As Canadian sport struggles with victory and athlete well-being, Norway is a possible role model


“We don’t do this for the medals. Don’t get me wrong, we like to win, but it should be done the right way.”

Given the current turmoil among athletes in high-performance sport in Canada, this statement from Norway’s top Olympic official, Tore Ovrebo, sounds profound.

With the word “joy” embedded in its sporting values, the northern country, which has less than a fifth of Canada’s population, has topped the medal table at the past two Winter Olympics.

Norway won a total of medals (37) and gold medals (16) at the Winter Olympics in Beijing in February, compared to 26 for Canada, including four gold medals.

Joy is clearly lacking in some areas of Canadian high performance sport. An unprecedented number of athletes are demanding a cultural shift from the organizations that oversee them.

New federal sports minister Pascale St-Onge says there have been accusations of mistreatment, sexual abuse or embezzlement directed by at least eight national sports organizations in her first five months in power and described the situation as a crisis.

The trampling of the mental and emotional health of athletes in pursuit of the money to win medals is a common thread in the athletes’ grievances.

Putting Athlete Welfare First

Medals as a measure of success aren’t supposed to be the problem. The thorny question is how to pursue the glory of international sport with the welfare of athletes at the forefront, while holding those who are part of the high performance sport system, including athletes, accountable for the more than 200 million dollars that Canadian taxpayers spend there every year.

Canada, ranked among the top three countries in the world in winter sports and among the top 12 in summer sports, is a measure of success that people may understand, but how it was achieved is in a moment of calculation.

“Using [medals] as a measure of success that’s fine, but it shouldn’t be the only measure of success,” said Rosie MacLennan, two-time Olympic trampoline champion.

“How do we move from a short-term, peak performance-focused incentive system to one that enables peak performance and high performance environments while supporting holistic athlete wellness and health in the whole system? Probably easier said than done.”

Norway and Canada have a lot in common in Olympic and Paralympic sport, including athletes struggling financially to pursue their dreams.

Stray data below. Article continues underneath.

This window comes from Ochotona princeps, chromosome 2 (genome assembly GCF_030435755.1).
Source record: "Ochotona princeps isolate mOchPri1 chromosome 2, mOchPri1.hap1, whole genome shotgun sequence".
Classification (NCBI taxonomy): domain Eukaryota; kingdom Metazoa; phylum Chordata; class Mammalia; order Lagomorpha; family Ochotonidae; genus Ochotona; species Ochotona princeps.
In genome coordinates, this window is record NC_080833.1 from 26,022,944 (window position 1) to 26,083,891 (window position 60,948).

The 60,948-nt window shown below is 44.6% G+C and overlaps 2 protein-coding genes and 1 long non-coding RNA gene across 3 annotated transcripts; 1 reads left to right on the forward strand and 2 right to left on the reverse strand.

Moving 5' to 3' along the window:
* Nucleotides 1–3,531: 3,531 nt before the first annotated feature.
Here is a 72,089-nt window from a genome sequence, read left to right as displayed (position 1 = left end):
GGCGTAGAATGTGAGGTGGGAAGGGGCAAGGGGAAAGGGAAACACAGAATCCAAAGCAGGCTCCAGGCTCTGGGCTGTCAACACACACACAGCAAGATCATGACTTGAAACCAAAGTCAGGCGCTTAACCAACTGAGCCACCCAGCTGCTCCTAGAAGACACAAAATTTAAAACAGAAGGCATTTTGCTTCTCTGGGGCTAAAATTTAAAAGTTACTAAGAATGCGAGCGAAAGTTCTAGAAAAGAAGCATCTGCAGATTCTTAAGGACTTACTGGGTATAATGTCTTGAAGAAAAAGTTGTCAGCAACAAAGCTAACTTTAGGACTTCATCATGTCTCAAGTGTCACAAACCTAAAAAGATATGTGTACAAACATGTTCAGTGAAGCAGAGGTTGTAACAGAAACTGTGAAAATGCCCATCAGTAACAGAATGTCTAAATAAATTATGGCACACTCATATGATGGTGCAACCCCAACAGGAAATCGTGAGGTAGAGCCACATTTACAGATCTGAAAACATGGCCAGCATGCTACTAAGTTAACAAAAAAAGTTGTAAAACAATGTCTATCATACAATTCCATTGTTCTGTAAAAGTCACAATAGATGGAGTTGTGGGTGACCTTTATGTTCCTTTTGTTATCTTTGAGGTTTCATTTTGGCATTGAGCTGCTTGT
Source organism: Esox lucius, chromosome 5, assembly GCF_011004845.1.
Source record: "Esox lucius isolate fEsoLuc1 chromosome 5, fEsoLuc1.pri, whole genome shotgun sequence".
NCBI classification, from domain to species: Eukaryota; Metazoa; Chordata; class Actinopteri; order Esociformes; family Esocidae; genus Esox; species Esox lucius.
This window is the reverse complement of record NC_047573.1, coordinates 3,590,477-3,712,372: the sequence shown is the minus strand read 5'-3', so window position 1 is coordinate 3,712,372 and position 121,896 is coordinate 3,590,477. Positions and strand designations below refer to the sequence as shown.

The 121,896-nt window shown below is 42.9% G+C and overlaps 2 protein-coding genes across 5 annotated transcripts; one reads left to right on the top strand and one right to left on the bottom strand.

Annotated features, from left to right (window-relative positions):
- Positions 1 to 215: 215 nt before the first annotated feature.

“The normal top Norwegian youngster is not easy,” Olympiatoppen manager Ovrebo said.

“They are driven by their drive and curiosity to find out how good they can become. This makes an even stronger ethical obligation for us to treat them well.

“Health will always take priority over performance in the event of a conflict.”

Strengthening the quality of relationships within national teams is one of Olympiatoppen’s three stated core tasks, alongside strong daily training environments and the preparation and execution of competitions.

“National teams are not measured by the number of medals alone,” Ovrebo said. “It’s the way they treat each other.

“What we’re doing here is developing humans and sport is just the arena to do that. They’re human beings first and they’re athletes second.”

This philosophy is attractive to Canadian athletes.

“I think it’s a fantastic way of doing things,” Olympic rugby player Nathan Hirayama said. “You can see better results with players, athletes who feel their best interests are taken care of.

“If sport is something we want to nurture, we want these athletes to have the best possible careers. We want them to feel like giving back when they’ve been in sport and not come away with a bitter taste in their lives. the mouth.”

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Changing culture takes time. The career of athletes is not long.

And do Canadian athletes trust the organizations that run high performance sport – Sport Canada, Own the Podium, the Canadian Olympic Committee, the Canadian Paralympic Committee and more than 60 national sport federations – to change a culture that these organizations helped create?

“My belief is that yes, this can change. It will unfortunately take time and also a real need to understand what the underlying root causes are and what the issues are, and who is ultimately responsible for these changes,” MacLennan said.

University of Toronto professor emeritus of sport and public policy Bruce Kidd, a middle-distance runner in the 1964 Olympics, calls for a loosening of the ties between performance and funding.

“Funding is dependent on performance goals which are all about the podium,” Kidd said.

“There needs to be a funding formula that recognizes the values ​​of the Physical Activity and Sport Act and contributes to those outcomes. I would include performance as one of the criteria, but far from the criteria The highest.

“I hasten to point out that no one is saying we don’t want to be very good at sport. Our athletes and coaches are competitive. You can treat someone like a human, you can treat someone like an individual by development and still doing very, very well in the sport.”

“We just need to buy into it”

Sports psychologist Carla Edwards, who works with athletes as a mental health counsellor, believes Canadian athletes can be good and win at the same time.

“The problem is how we got there. How we get there may change,” she said. “Norway have proven that. We just have to stick with it.

“It can be a change of a few years where we have to build a new system and understand a way of being. I believe that if we do that, in a few years we will see that translate. Even in a way abstract, athletes will be healthier, which really should be our goal.

“But acknowledging the reality of funding is not really the goal of many organizations.”


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